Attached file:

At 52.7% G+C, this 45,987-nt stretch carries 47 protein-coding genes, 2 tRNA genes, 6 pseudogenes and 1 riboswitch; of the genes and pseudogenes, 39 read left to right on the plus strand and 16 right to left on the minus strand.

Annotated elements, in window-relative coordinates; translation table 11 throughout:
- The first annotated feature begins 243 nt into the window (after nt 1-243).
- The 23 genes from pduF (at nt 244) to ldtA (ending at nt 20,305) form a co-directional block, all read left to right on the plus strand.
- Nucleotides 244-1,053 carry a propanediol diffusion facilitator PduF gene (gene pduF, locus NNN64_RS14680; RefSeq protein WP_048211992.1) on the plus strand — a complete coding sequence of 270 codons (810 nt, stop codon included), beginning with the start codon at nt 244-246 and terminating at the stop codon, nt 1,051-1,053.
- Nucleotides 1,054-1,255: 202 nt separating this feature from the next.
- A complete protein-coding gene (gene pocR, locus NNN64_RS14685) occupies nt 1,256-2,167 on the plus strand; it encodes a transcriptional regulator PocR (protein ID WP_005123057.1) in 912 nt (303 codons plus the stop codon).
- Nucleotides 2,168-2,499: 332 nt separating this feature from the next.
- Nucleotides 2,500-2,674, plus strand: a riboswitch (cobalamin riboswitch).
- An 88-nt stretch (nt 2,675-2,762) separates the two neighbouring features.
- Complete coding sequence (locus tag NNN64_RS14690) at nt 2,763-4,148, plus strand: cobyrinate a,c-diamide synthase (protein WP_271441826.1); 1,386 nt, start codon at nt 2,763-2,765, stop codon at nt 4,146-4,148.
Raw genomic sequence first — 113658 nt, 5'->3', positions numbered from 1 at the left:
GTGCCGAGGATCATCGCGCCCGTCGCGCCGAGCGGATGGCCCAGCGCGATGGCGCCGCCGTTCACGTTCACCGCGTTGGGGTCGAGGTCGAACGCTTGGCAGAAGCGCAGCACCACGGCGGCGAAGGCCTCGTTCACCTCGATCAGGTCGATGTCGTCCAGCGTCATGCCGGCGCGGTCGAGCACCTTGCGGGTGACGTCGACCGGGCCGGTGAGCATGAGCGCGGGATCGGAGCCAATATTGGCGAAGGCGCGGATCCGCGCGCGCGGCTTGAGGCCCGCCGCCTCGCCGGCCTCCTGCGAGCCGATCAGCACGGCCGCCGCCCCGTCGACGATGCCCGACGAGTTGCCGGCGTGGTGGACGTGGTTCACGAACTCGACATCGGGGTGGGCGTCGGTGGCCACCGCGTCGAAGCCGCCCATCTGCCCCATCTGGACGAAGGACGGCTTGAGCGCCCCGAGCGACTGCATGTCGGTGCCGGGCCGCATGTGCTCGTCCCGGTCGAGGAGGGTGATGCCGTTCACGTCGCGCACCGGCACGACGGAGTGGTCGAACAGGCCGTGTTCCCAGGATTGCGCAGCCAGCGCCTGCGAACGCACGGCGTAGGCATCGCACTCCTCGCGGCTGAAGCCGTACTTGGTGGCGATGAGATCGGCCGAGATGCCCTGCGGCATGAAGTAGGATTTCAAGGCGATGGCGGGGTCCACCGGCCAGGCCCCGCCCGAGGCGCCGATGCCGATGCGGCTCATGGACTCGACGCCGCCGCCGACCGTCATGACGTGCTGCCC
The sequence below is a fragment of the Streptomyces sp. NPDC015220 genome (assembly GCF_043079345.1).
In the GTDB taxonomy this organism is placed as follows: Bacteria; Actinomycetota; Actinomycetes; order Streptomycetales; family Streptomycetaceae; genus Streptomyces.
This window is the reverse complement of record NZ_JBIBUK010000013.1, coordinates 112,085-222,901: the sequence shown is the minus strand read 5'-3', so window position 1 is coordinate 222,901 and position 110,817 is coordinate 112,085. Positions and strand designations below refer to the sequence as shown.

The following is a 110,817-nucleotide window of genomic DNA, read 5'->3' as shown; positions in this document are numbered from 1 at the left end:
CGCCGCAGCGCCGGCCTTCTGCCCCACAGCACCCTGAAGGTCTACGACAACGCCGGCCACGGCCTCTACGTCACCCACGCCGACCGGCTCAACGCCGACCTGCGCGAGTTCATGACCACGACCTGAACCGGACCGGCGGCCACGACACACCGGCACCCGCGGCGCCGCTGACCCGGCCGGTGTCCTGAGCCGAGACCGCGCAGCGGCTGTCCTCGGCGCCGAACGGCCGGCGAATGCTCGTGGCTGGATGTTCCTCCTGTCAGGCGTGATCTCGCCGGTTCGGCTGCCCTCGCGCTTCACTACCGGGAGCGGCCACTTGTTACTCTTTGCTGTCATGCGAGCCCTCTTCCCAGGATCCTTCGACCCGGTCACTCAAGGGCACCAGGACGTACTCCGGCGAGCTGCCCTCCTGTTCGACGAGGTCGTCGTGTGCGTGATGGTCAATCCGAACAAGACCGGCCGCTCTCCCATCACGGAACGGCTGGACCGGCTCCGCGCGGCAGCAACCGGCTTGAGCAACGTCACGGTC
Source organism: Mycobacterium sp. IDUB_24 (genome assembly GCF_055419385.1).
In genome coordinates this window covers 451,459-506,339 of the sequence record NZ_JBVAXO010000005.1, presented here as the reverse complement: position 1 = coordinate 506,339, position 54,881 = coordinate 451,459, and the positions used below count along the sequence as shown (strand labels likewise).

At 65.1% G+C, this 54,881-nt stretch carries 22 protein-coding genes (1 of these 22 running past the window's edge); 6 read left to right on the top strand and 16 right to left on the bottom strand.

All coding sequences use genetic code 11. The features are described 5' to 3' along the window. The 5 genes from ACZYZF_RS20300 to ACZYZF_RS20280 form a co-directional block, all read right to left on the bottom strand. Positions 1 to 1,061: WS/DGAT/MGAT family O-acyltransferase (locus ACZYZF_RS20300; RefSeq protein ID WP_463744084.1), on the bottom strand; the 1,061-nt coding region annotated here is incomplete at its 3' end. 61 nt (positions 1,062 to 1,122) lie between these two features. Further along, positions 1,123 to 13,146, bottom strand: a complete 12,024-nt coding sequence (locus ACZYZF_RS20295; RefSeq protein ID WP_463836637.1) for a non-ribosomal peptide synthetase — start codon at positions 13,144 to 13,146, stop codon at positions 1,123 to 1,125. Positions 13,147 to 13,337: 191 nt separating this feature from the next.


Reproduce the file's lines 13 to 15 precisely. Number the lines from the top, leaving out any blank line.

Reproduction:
GTGCCGAGGATCATCGCGCCCGTCGCGCCGAGCGGATGGCCCAGCGCGATGGCGCCGCCGTTCACGTTCACCGCGTTGGGGTCGAGGTCGAACGCTTGGCAGAAGCGCAGCACCACGGCGGCGAAGGCCTCGTTCACCTCGATCAGGTCGATGTCGTCCAGCGTCATGCCGGCGCGGTCGAGCACCTTGCGGGTGACGTCGACCGGGCCGGTGAGCATGAGCGCGGGATCGGAGCCAATATTGGCGAAGGCGCGGATCCGCGCGCGCGGCTTGAGGCCCGCCGCCTCGCCGGCCTCCTGCGAGCCGATCAGCACGGCCGCCGCCCCGTCGACGATGCCCGACGAGTTGCCGGCGTGGTGGACGTGGTTCACGAACTCGACATCGGGGTGGGCGTCGGTGGCCACCGCGTCGAAGCCGCCCATCTGCCCCATCTGGACGAAGGACGGCTTGAGCGCCCCGAGCGACTGCATGTCGGTGCCGGGCCGCATGTGCTCGTCCCGGTCGAGGAGGGTGATGCCGTTCACGTCGCGCACCGGCACGACGGAGTGGTCGAACAGGCCGTGTTCCCAGGATTGCGCAGCCAGCGCCTGCGAACGCACGGCGTAGGCATCGCACTCCTCGCGGCTGAAGCCGTACTTGGTGGCGATGAGATCGGCCGAGATGCCCTGCGGCATGAAGTAGGATTTCAAGGCGATGGCGGGGTCCACCGGCCAGGCCCCGCCCGAGGCGCCGATGCCGATGCGGCTCATGGACTCGACGCCGCCGCCGACCGTCATGACGTGCTGCCC
The sequence below is a fragment of the Streptomyces sp. NPDC015220 genome (assembly GCF_043079345.1).
In the GTDB taxonomy this organism is placed as follows: Bacteria; Actinomycetota; Actinomycetes; order Streptomycetales; family Streptomycetaceae; genus Streptomyces.